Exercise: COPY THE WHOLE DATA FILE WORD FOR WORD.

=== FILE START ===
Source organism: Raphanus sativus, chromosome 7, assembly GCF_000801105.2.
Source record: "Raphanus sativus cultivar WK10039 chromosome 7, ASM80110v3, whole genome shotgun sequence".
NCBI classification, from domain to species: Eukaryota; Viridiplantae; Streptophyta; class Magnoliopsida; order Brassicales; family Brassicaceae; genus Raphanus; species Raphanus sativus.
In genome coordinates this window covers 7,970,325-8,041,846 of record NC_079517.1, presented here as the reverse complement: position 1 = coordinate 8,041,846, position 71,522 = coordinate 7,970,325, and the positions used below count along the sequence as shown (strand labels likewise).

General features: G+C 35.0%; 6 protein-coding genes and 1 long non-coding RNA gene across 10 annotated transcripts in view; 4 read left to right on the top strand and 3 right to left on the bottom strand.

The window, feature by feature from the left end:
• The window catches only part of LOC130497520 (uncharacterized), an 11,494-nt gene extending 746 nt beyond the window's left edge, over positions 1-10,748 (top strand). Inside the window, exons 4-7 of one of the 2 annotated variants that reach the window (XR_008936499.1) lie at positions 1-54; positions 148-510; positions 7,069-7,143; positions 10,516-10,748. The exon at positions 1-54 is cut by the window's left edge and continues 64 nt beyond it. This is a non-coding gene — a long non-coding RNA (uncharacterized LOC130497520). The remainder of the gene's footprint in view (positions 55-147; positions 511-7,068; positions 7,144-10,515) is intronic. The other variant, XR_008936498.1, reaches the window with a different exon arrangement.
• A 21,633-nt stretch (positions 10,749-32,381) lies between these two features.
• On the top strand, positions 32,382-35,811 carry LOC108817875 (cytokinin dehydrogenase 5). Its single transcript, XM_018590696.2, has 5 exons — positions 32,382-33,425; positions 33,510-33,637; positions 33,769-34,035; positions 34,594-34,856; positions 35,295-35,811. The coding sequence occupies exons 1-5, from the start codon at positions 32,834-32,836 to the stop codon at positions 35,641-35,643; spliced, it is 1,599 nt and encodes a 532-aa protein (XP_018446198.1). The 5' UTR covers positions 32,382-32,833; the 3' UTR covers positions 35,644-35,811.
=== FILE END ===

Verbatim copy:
Source organism: Raphanus sativus, chromosome 7, assembly GCF_000801105.2.
Source record: "Raphanus sativus cultivar WK10039 chromosome 7, ASM80110v3, whole genome shotgun sequence".
NCBI classification, from domain to species: Eukaryota; Viridiplantae; Streptophyta; class Magnoliopsida; order Brassicales; family Brassicaceae; genus Raphanus; species Raphanus sativus.
In genome coordinates this window covers 7,970,325-8,041,846 of record NC_079517.1, presented here as the reverse complement: position 1 = coordinate 8,041,846, position 71,522 = coordinate 7,970,325, and the positions used below count along the sequence as shown (strand labels likewise).

General features: G+C 35.0%; 6 protein-coding genes and 1 long non-coding RNA gene across 10 annotated transcripts in view; 4 read left to right on the top strand and 3 right to left on the bottom strand.

The window, feature by feature from the left end:
• The window catches only part of LOC130497520 (uncharacterized), an 11,494-nt gene extending 746 nt beyond the window's left edge, over positions 1-10,748 (top strand). Inside the window, exons 4-7 of one of the 2 annotated variants that reach the window (XR_008936499.1) lie at positions 1-54; positions 148-510; positions 7,069-7,143; positions 10,516-10,748. The exon at positions 1-54 is cut by the window's left edge and continues 64 nt beyond it. This is a non-coding gene — a long non-coding RNA (uncharacterized LOC130497520). The remainder of the gene's footprint in view (positions 55-147; positions 511-7,068; positions 7,144-10,515) is intronic. The other variant, XR_008936498.1, reaches the window with a different exon arrangement.
• A 21,633-nt stretch (positions 10,749-32,381) lies between these two features.
• On the top strand, positions 32,382-35,811 carry LOC108817875 (cytokinin dehydrogenase 5). Its single transcript, XM_018590696.2, has 5 exons — positions 32,382-33,425; positions 33,510-33,637; positions 33,769-34,035; positions 34,594-34,856; positions 35,295-35,811. The coding sequence occupies exons 1-5, from the start codon at positions 32,834-32,836 to the stop codon at positions 35,641-35,643; spliced, it is 1,599 nt and encodes a 532-aa protein (XP_018446198.1). The 5' UTR covers positions 32,382-32,833; the 3' UTR covers positions 35,644-35,811.